Police have asked the Crown to appeal a discharge without conviction granted to a South Island man who violently assaulted his wife after seeing a text exchange with another man.

The Herald can reveal that police, who confirmed they were reviewing the decision last week, have requested that Crown Law file an appeal against the judge's decision.

The case sparked outrage due to comments about the offending by the presiding judge.

The defendant, who has name suppression, was sentenced in the Queenstown District Court last Monday by Judge John Brandts-Giesen.

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The man was convicted of assaulting his wife, his children and a male friend.

The assault came after the 58-year-old spied a text between his wife and the friend about
their love for each other.

Judge Brandts-Giesen discharged the man without conviction, saying it was a "nasty assault" but that it had to be seen in context.

"Really, this is a situation that does your wife no credit and does the [male] no credit,"
the judge said in sentencing.

"There would be many people who would have done exactly what you did, even though it may be against the law to do so.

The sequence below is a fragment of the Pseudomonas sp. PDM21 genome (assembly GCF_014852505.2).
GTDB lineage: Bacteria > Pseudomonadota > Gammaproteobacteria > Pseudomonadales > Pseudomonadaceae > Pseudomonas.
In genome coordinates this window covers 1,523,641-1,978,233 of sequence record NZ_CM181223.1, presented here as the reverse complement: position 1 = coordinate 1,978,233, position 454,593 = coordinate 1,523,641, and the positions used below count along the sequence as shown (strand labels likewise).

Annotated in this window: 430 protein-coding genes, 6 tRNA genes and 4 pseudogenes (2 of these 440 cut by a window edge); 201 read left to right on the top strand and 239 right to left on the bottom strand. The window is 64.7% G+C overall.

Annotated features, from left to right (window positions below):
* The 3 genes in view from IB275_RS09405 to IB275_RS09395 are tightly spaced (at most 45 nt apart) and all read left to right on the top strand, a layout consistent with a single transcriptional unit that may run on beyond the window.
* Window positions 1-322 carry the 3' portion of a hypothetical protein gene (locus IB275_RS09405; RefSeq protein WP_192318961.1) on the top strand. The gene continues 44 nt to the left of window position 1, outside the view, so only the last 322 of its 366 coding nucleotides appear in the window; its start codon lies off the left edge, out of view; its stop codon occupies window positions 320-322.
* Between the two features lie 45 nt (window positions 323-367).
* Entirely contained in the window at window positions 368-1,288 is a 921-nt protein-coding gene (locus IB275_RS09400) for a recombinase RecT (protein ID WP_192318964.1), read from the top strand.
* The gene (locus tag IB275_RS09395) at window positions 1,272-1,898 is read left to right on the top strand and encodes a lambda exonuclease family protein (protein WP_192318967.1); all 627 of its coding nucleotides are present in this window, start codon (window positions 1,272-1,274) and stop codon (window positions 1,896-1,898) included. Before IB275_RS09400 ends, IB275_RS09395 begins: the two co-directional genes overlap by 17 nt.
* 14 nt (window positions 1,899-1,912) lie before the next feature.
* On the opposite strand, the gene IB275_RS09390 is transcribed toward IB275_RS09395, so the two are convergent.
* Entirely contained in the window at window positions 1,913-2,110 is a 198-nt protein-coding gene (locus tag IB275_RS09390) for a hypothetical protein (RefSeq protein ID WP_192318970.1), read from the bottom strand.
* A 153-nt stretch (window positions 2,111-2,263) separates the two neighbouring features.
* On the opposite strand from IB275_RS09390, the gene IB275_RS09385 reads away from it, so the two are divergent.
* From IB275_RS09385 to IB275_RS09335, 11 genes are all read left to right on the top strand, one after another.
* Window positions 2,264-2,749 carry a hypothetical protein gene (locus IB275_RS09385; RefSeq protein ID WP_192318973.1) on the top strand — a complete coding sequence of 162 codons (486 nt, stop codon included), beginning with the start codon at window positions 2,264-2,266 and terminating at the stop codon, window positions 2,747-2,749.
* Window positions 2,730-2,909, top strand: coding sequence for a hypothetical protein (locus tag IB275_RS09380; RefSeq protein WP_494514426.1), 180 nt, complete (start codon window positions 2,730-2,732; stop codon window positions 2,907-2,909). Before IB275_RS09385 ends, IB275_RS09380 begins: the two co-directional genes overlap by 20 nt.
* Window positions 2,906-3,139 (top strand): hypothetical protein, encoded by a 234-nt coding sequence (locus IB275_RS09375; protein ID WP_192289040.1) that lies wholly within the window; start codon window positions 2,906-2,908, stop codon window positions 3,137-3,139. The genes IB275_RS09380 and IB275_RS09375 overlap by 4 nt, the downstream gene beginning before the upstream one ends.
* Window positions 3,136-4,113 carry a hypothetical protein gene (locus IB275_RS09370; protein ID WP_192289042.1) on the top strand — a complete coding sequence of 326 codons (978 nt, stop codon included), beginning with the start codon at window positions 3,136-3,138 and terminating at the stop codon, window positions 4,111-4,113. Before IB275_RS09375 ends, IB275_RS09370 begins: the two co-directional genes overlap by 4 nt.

"I consider that the consequences of a conviction are out of all proportion to what happened on this occasion."

Victim advocates were furious at the comments, saying Judge Brandts-Giesen showed a complete lack of understanding of domestic violence".

He was also accused of victim-blaming and "minimising" the severity of the assault.

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Chief District Court Judge Jan-Marie Doogue also commented on the sentencing.

It is extremely rare any other judge - let alone the top District Court judge - to comment on the actions of their peers.

Judges are independent and as such, do not have to justify or explain their decisions.

"I cannot comment on the case at this stage because it may be the subject of appeal," said Judge Doogue.

"But to the extent that the Judge may have expressed himself inappropriately in any event, I do not seek to defend his remarks.

"And I am sure on further reflection neither would he."

New Zealand has the worst rate of family violence in the developed world, and in recent years the police have ramped up efforts to reduce and prevent it, and to raise awareness and encourage victims to report violence.